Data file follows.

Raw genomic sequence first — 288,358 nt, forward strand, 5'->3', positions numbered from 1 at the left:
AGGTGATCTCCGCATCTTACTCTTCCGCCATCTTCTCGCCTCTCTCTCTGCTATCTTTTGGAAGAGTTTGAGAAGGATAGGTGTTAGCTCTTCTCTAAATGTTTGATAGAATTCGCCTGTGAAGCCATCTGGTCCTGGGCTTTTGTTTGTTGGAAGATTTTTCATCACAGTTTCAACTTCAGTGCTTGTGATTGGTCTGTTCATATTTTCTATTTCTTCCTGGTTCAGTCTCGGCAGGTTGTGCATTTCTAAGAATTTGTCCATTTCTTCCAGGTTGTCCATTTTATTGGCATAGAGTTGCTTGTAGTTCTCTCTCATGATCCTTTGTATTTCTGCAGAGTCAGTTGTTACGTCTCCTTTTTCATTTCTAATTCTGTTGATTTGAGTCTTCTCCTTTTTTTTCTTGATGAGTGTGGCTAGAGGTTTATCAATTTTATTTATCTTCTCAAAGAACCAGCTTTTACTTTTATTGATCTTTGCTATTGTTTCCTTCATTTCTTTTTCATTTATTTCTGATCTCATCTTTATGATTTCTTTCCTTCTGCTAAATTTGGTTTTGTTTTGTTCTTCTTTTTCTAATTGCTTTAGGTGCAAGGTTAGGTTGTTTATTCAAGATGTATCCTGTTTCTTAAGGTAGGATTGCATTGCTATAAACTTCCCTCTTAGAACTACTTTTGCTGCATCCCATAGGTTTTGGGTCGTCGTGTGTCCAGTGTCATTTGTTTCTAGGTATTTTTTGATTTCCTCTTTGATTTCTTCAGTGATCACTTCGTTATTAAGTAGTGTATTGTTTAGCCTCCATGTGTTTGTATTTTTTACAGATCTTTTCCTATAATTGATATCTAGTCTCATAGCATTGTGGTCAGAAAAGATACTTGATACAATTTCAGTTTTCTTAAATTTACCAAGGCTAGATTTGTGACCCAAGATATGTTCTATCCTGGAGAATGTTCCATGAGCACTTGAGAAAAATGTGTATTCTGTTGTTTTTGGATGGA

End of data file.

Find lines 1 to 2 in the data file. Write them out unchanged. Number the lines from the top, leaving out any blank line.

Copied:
Raw genomic sequence first — 288,358 nt, forward strand, 5'->3', positions numbered from 1 at the left:
AGGTGATCTCCGCATCTTACTCTTCCGCCATCTTCTCGCCTCTCTCTCTGCTATCTTTTGGAAGAGTTTGAGAAGGATAGGTGTTAGCTCTTCTCTAAATGTTTGATAGAATTCGCCTGTGAAGCCATCTGGTCCTGGGCTTTTGTTTGTTGGAAGATTTTTCATCACAGTTTCAACTTCAGTGCTTGTGATTGGTCTGTTCATATTTTCTATTTCTTCCTGGTTCAGTCTCGGCAGGTTGTGCATTTCTAAGAATTTGTCCATTTCTTCCAGGTTGTCCATTTTATTGGCATAGAGTTGCTTGTAGTTCTCTCTCATGATCCTTTGTATTTCTGCAGAGTCAGTTGTTACGTCTCCTTTTTCATTTCTAATTCTGTTGATTTGAGTCTTCTCCTTTTTTTTCTTGATGAGTGTGGCTAGAGGTTTATCAATTTTATTTATCTTCTCAAAGAACCAGCTTTTACTTTTATTGATCTTTGCTATTGTTTCCTTCATTTCTTTTTCATTTATTTCTGATCTCATCTTTATGATTTCTTTCCTTCTGCTAAATTTGGTTTTGTTTTGTTCTTCTTTTTCTAATTGCTTTAGGTGCAAGGTTAGGTTGTTTATTCAAGATGTATCCTGTTTCTTAAGGTAGGATTGCATTGCTATAAACTTCCCTCTTAGAACTACTTTTGCTGCATCCCATAGGTTTTGGGTCGTCGTGTGTCCAGTGTCATTTGTTTCTAGGTATTTTTTGATTTCCTCTTTGATTTCTTCAGTGATCACTTCGTTATTAAGTAGTGTATTGTTTAGCCTCCATGTGTTTGTATTTTTTACAGATCTTTTCCTATAATTGATATCTAGTCTCATAGCATTGTGGTCAGAAAAGATACTTGATACAATTTCAGTTTTCTTAAATTTACCAAGGCTAGATTTGTGACCCAAGATATGTTCTATCCTGGAGAATGTTCCATGAGCACTTGAGAAAAATGTGTATTCTGTTGTTTTTGGATGGA